As luck would have it, or so they would try to tell you, after the sinking of the Lusitania, not only did Morgan and his bankster associates keep their gravy train mobile in Europe, they also began to loan vast amounts to the American government, taking that money back through their defense companies, which fitted 4,000,000 American soldiers with weapons to march on Germany and its allies. The war made Morgan, and in turn the Rothschild’s who recently have been found to have pocketed over 80% of Morgan’s income, even filthier in riches than ever before.
Morgan wasn’t the only American beneficiary of US war spending, though. The elite families of America all had the coffers of the US Treasury at their disposal. Bankers and Standard Oil kingpins, the Rockefeller family, who pushed for America’s entry into the war relentlessly before the Lusitania attack, are said to have profited over $200,000,000 from WWI.
These elite families — who are still running the show from behind the scenes in modern times — were the driving force for the Lusitania false flag on America’s side. Woodrow Wilson, America’s president at the time, was merely a puppet for these men. He did what they said. They are well known to be the very families which put him in the White House:
“Among Wilson’s top financial angels were munitions manufacturer Cleveland Dodge (National City Bank/Rockefellers) and banker Jacob Schiff (Kuhn, Loeb Bank/Rothschilds).” —Dr. James Perloff, False Flag at Sea.
Aside from signing in the Federal Reserve Act and implementing income tax in 1913, essentially handing America over to these international bankers from then on, Wilson was guided by his masters for his part in the Lusitania’s sinking — America’s excuse to join in the madness of Europe’s needless death toll.
As mentioned earlier, Wilson’s top advisor was Colonel Edward Mandell House — a man who would go on to found the Council on Foreign Relations, the organization that has since its inception hand picked every American president to date. House was a front man for Wall Street interests such as the Rockefellers and Rothschilds, who literally lived in the White House, and who many feel was Wilson’s personal handler for the shadow government. He was an instrumental player in the passing of the Federal Reserve Act.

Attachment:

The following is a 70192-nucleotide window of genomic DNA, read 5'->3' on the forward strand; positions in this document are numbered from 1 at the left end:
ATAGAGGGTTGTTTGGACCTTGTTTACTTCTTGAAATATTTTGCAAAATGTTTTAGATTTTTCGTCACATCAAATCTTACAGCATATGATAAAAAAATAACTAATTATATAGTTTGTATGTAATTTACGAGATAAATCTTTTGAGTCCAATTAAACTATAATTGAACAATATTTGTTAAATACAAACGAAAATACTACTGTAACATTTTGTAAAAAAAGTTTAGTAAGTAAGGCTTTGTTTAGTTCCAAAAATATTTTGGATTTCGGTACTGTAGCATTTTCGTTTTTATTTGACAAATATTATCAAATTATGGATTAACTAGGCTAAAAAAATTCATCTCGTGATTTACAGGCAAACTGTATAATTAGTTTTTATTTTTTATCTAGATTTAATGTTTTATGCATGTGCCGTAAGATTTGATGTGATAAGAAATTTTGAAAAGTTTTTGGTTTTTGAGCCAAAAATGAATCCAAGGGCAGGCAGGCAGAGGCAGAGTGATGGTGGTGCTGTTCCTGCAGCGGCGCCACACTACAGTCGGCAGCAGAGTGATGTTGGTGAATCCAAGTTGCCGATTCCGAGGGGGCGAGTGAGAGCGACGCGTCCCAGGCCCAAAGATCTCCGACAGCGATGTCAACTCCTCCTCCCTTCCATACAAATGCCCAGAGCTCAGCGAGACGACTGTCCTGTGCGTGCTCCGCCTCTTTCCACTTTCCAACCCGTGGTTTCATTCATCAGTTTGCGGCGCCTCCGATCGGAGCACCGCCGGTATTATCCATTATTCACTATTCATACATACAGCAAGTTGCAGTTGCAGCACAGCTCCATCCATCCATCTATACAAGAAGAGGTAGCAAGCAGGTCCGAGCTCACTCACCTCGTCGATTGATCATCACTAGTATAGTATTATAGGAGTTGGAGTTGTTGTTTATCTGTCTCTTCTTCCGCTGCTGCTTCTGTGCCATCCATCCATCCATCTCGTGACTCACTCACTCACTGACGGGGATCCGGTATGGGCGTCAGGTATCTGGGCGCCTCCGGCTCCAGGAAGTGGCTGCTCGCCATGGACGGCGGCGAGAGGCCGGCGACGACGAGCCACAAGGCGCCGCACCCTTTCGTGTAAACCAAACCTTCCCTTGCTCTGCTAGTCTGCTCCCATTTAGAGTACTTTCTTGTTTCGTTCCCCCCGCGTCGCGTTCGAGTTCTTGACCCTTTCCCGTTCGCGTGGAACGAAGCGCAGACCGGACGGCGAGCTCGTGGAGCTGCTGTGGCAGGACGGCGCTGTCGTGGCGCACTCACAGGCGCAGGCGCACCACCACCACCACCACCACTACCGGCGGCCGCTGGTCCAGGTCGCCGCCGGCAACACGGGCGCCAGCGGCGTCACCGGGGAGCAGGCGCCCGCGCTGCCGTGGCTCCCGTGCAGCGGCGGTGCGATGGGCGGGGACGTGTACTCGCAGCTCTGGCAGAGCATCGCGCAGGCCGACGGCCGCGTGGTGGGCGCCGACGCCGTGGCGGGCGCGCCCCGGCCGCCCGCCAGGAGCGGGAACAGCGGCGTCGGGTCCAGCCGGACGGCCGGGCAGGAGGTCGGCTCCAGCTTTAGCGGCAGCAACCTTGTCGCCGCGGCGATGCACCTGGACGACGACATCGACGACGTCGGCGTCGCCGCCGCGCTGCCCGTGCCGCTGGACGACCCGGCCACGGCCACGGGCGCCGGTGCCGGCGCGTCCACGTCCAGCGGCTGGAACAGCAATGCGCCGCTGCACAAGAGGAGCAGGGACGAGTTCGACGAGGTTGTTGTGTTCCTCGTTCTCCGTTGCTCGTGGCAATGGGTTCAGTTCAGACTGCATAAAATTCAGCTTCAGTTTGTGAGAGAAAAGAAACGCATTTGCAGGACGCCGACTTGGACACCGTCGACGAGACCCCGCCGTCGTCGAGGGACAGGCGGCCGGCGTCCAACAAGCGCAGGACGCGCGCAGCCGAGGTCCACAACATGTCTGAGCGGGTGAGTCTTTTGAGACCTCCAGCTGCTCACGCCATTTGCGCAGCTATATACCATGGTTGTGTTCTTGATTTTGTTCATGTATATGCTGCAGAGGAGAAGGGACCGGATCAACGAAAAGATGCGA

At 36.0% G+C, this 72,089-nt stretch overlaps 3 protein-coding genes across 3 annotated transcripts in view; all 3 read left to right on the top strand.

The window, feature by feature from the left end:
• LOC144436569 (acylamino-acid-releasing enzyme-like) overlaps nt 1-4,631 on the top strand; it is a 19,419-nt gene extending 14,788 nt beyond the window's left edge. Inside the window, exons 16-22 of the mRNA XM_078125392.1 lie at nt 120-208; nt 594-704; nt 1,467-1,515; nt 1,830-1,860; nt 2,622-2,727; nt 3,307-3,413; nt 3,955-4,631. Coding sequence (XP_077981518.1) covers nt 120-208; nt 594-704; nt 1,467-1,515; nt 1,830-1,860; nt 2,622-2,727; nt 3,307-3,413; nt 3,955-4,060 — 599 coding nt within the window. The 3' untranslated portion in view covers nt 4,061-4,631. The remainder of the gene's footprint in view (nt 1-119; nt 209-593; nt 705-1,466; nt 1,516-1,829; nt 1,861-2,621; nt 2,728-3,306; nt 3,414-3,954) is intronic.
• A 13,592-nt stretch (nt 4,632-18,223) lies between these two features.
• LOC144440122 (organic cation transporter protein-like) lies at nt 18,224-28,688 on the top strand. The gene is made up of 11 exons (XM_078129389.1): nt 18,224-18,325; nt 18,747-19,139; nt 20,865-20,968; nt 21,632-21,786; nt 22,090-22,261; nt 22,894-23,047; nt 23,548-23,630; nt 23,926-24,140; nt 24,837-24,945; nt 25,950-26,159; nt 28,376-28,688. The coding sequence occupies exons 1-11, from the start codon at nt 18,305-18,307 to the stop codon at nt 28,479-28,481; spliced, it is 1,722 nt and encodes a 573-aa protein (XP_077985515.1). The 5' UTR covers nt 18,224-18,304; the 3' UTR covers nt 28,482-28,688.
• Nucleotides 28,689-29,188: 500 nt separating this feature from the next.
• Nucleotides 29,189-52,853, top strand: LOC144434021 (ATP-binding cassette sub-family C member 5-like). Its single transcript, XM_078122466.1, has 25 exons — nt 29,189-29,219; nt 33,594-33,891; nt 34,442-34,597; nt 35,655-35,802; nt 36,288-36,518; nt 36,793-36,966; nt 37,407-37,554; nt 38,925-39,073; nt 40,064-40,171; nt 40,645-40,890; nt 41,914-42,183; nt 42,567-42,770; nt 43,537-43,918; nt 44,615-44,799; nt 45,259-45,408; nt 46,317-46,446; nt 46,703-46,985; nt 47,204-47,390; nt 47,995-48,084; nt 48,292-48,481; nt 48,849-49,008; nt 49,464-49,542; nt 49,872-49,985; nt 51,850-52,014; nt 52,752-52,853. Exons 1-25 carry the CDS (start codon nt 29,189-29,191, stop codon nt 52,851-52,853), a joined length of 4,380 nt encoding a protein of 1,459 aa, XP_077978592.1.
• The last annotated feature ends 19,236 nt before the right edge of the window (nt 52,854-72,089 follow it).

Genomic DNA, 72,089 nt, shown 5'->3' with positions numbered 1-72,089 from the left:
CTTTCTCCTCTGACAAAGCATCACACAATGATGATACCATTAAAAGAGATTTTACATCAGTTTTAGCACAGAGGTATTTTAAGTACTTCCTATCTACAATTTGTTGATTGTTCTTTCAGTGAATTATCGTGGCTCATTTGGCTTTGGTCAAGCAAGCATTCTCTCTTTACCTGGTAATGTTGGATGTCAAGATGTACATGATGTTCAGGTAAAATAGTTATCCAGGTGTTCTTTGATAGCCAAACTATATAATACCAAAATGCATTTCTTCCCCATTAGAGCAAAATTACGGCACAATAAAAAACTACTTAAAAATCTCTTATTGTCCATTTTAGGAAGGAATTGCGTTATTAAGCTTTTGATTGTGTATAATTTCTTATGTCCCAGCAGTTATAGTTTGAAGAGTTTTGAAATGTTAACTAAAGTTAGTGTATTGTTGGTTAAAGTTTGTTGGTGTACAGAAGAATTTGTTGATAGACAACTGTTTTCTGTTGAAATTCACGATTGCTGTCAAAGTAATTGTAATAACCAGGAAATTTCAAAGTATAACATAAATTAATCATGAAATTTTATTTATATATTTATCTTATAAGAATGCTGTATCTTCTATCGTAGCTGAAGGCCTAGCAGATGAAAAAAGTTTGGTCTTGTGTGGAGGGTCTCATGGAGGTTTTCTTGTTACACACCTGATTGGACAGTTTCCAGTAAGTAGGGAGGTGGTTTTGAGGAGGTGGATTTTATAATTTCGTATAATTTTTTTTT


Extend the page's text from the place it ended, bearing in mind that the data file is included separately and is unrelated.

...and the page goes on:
It was House who was contacted by the British minister Sir Edward Gray and asked what America would do if a British ship holding American passengers were sunk by a German U-boat. But not only that, House recorded in his official biography, The Intimate Papers of Colonel House, that on May 2nd, 1915, he met with Grey and the king of England at Buckingham Palace where the sinking of a British ship carrying Americans was discussed again:
“We fell to talking, strangely enough, of the probability of Germany sinking a trans-Atlantic liner. . . . He [the king] said, ‘Suppose they should sink the Lusitania, with American passengers on board?’” —Edward House.
Later that night a royal dinner was held with Grey and House as the guests. Here the plan to take the Lusitania down was officially hatched. Also in attendance was Lord Mersey, the man who would produce the report for the sinking after the fact, and who would hide the fact that there was 600 tons of explosives packed in the bottom of the ship.
Interestingly, as Dr. James Perloff points out in False Flag At Sea, the day after the infamous dinner a cable was sent from another attendee, American Ambassador Walter Page, to President Wilson that read:
“The freely expressed universal opinion is that the United States must declare war or forfeit European respect… If the U.S. does come in, the moral and physical effect will be to bring peace quickly and to give the U.S. a great influence in ending the war and in so reorganizing the world as to prevent its recurrence.”
Spearheaded and endorsed by Wilson at the behest of his handlers once again, the League of Nations, the first attempt at a world government, was formed at the end of World War 1. Here we can see it was the plan of royalty and big business from before the Lusitania left New York.
The rest, they say, is history.
By Olan Thomas of CUT2THETRUTH.com.